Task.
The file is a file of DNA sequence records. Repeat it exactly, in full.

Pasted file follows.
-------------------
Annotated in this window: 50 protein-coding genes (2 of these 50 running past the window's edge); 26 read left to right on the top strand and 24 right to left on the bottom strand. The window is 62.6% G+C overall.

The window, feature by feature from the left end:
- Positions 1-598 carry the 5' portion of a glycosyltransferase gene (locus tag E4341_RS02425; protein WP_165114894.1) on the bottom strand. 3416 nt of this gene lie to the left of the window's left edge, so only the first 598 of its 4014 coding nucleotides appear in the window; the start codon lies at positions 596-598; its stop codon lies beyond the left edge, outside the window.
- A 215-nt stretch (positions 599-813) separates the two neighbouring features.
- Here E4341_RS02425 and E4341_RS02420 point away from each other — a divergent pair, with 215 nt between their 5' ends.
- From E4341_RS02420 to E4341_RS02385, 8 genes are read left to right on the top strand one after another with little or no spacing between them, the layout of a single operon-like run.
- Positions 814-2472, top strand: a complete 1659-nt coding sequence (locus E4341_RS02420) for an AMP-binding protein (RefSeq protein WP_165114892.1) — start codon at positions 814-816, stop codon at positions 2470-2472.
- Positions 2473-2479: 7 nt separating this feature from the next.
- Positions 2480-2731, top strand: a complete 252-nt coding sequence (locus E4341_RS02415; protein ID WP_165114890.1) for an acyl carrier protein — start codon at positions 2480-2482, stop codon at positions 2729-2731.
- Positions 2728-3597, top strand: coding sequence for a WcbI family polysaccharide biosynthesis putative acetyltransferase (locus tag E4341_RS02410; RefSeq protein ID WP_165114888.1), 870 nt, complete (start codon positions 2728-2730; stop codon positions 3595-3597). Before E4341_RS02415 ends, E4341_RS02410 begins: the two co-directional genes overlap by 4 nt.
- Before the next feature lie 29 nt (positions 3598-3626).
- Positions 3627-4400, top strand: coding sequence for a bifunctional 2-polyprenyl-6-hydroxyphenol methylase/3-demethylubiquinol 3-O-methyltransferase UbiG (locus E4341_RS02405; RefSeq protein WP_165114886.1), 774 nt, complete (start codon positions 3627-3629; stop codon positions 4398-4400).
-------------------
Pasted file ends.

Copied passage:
Annotated in this window: 50 protein-coding genes (2 of these 50 running past the window's edge); 26 read left to right on the top strand and 24 right to left on the bottom strand. The window is 62.6% G+C overall.

The window, feature by feature from the left end:
- Positions 1-598 carry the 5' portion of a glycosyltransferase gene (locus tag E4341_RS02425; protein WP_165114894.1) on the bottom strand. 3416 nt of this gene lie to the left of the window's left edge, so only the first 598 of its 4014 coding nucleotides appear in the window; the start codon lies at positions 596-598; its stop codon lies beyond the left edge, outside the window.
- A 215-nt stretch (positions 599-813) separates the two neighbouring features.
- Here E4341_RS02425 and E4341_RS02420 point away from each other — a divergent pair, with 215 nt between their 5' ends.
- From E4341_RS02420 to E4341_RS02385, 8 genes are read left to right on the top strand one after another with little or no spacing between them, the layout of a single operon-like run.
- Positions 814-2472, top strand: a complete 1659-nt coding sequence (locus E4341_RS02420) for an AMP-binding protein (RefSeq protein WP_165114892.1) — start codon at positions 814-816, stop codon at positions 2470-2472.
- Positions 2473-2479: 7 nt separating this feature from the next.
- Positions 2480-2731, top strand: a complete 252-nt coding sequence (locus E4341_RS02415; protein ID WP_165114890.1) for an acyl carrier protein — start codon at positions 2480-2482, stop codon at positions 2729-2731.
- Positions 2728-3597, top strand: coding sequence for a WcbI family polysaccharide biosynthesis putative acetyltransferase (locus tag E4341_RS02410; RefSeq protein ID WP_165114888.1), 870 nt, complete (start codon positions 2728-2730; stop codon positions 3595-3597). Before E4341_RS02415 ends, E4341_RS02410 begins: the two co-directional genes overlap by 4 nt.
- Before the next feature lie 29 nt (positions 3598-3626).
- Positions 3627-4400, top strand: coding sequence for a bifunctional 2-polyprenyl-6-hydroxyphenol methylase/3-demethylubiquinol 3-O-methyltransferase UbiG (locus E4341_RS02405; RefSeq protein WP_165114886.1), 774 nt, complete (start codon positions 3627-3629; stop codon positions 4398-4400).